Power Dissipation for Temperature Detection Circuits
NTC Thermistor: Power Dissipation can introduce error into your temperature detection circuit.
See calculation below:
Located on the right side of the voltage divider of the bridge where the thermistor is located, we have by ohm’s law: I = V/R = 7.55v/6282 W=1.202 mA.
The power dissipation in the thermistor = I2R = (0.0012) 2 (5282) = 0.0076W =7.6mW
But if you look at the specification sheet for NT0310391 we will see that the dissipation constant = 4.50 mW/°C.
Therefore the error introduced as self heating of the thermistor could be as large as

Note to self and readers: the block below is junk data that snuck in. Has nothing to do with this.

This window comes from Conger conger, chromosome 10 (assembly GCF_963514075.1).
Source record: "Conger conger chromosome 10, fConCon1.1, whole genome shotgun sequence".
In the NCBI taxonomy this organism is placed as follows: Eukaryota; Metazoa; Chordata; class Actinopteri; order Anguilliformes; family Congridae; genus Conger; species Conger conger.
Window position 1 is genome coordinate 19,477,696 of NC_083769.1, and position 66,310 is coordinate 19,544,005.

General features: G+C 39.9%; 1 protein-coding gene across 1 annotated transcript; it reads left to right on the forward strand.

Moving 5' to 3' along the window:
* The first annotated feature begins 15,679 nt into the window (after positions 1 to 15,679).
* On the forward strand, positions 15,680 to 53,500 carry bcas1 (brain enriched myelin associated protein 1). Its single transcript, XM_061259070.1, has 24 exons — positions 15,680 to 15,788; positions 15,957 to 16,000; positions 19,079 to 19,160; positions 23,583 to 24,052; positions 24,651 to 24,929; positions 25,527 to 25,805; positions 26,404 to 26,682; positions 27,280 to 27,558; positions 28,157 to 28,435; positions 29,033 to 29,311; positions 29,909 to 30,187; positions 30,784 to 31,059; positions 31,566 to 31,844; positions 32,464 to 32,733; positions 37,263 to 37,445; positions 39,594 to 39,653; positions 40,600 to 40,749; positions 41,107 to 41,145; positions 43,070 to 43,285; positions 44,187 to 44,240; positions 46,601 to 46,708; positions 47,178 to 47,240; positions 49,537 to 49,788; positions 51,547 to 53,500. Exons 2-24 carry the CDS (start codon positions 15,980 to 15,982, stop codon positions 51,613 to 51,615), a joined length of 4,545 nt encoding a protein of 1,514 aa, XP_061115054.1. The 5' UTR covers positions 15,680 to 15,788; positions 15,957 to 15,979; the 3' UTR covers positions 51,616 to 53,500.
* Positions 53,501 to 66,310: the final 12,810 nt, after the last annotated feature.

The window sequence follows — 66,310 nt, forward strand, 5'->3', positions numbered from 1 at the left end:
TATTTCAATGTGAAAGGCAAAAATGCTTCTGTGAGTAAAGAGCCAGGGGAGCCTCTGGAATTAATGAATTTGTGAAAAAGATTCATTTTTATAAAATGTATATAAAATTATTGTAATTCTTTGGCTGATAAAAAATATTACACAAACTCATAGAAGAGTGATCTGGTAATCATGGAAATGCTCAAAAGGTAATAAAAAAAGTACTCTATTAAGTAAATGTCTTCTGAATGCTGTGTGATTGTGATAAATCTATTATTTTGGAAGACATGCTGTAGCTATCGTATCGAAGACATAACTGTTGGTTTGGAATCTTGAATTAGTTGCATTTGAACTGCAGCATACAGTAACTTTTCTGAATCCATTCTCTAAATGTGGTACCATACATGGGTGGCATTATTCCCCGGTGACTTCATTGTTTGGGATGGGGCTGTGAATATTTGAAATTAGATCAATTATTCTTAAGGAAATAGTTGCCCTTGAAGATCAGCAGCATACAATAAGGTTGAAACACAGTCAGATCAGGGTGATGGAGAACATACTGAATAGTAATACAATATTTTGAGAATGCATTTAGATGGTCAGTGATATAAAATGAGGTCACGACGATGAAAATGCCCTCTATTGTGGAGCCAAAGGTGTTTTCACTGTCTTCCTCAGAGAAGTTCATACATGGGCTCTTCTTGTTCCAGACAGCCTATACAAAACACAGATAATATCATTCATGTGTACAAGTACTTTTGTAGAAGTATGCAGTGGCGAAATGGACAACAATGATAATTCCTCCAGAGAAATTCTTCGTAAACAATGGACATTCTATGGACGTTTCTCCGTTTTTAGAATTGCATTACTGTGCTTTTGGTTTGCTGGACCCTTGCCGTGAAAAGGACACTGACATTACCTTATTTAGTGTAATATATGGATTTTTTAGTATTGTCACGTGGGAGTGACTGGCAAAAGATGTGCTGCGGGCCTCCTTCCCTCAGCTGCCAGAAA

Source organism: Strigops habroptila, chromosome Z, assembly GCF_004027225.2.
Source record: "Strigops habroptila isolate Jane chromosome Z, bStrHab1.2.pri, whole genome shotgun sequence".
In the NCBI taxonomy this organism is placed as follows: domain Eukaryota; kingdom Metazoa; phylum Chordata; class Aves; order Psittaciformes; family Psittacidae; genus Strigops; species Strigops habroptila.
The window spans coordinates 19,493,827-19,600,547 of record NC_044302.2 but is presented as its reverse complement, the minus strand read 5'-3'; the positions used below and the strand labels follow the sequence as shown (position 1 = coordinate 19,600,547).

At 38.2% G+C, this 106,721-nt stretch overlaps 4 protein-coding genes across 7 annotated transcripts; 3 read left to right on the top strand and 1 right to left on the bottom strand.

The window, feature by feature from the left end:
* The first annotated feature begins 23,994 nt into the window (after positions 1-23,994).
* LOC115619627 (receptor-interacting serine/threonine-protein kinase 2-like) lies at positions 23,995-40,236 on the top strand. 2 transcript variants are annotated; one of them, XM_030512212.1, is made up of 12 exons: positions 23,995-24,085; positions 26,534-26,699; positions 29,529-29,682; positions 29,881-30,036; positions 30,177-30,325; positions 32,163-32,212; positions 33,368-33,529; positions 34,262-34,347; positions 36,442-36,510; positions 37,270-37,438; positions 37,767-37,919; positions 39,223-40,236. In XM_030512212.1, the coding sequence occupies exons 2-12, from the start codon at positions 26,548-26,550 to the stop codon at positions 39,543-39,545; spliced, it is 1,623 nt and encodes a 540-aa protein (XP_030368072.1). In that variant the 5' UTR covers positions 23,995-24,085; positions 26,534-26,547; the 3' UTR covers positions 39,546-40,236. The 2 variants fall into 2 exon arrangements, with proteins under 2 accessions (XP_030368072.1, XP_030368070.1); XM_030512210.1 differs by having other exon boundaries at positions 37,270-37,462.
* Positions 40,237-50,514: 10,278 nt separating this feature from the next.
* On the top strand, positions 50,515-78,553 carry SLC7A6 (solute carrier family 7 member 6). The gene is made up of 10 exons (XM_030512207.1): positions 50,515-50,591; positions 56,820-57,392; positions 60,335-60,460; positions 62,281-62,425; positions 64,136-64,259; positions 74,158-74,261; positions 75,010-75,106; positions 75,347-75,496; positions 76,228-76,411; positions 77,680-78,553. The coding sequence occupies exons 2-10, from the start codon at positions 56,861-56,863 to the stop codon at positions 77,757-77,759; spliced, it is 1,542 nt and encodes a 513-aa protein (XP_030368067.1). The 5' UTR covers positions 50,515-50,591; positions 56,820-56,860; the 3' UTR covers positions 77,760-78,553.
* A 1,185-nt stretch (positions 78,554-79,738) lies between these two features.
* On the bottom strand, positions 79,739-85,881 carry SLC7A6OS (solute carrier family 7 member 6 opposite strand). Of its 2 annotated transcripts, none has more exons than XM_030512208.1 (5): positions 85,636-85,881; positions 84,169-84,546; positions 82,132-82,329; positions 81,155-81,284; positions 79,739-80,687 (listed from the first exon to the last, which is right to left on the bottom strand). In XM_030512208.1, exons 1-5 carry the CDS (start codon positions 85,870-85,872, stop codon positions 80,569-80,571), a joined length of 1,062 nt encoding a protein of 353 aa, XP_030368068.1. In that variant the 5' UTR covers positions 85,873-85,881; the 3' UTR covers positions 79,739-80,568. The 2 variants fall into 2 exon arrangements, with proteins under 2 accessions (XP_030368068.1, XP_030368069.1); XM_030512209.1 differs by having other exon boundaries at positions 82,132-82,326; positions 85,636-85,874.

Power/DC= 7.6mW/4.50mW = 1.68°C
To reduce this error either we can use a part with higher dissipation constant or reduce the constant DC power supply to 1.0-volt output so that the total dissipation is much less than its dissipation constant.
These are valid reasons why our voltage reading and our temperature do not correlate exactly.
So, why not simply use the resistance temperature curve as opposed to a bridge diagram? The reason is very simple.
The bridge diagram allows a linear voltage-temperature characteristic: V=mT+C eqn 4
V= voltage indicator
M= slope of the line
C= contstant of equation
Using the voltage, it is very easy to decode, translate or send signals regarding the temperature.
The equivalent resistance-temperature curve is a non-linear equation resembling:
1/T= a + blnR + C (lnR)2 + …..
which is a much harder equation to work with.